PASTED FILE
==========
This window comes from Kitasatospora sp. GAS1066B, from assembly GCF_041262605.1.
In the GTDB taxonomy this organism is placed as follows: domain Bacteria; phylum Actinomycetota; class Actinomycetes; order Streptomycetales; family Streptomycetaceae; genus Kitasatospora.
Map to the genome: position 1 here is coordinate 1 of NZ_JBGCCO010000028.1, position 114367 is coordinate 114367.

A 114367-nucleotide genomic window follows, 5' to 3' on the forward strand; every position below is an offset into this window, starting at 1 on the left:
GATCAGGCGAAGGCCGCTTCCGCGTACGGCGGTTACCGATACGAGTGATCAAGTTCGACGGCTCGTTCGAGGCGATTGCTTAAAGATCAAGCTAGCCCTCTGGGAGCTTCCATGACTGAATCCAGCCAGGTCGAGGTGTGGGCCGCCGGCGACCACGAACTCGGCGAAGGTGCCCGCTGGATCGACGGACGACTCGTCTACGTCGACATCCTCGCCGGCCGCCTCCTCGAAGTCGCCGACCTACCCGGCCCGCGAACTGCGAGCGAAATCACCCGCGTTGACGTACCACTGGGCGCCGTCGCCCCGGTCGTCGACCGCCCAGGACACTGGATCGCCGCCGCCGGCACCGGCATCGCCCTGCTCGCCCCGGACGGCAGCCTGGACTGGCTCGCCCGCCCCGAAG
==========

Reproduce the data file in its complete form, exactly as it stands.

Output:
This window comes from Kitasatospora sp. GAS1066B, from assembly GCF_041262605.1.
In the GTDB taxonomy this organism is placed as follows: domain Bacteria; phylum Actinomycetota; class Actinomycetes; order Streptomycetales; family Streptomycetaceae; genus Kitasatospora.
Map to the genome: position 1 here is coordinate 1 of NZ_JBGCCO010000028.1, position 114367 is coordinate 114367.

A 114367-nucleotide genomic window follows, 5' to 3' on the forward strand; every position below is an offset into this window, starting at 1 on the left:
GATCAGGCGAAGGCCGCTTCCGCGTACGGCGGTTACCGATACGAGTGATCAAGTTCGACGGCTCGTTCGAGGCGATTGCTTAAAGATCAAGCTAGCCCTCTGGGAGCTTCCATGACTGAATCCAGCCAGGTCGAGGTGTGGGCCGCCGGCGACCACGAACTCGGCGAAGGTGCCCGCTGGATCGACGGACGACTCGTCTACGTCGACATCCTCGCCGGCCGCCTCCTCGAAGTCGCCGACCTACCCGGCCCGCGAACTGCGAGCGAAATCACCCGCGTTGACGTACCACTGGGCGCCGTCGCCCCGGTCGTCGACCGCCCAGGACACTGGATCGCCGCCGCCGGCACCGGCATCGCCCTGCTCGCCCCGGACGGCAGCCTGGACTGGCTCGCCCGCCCCGAAG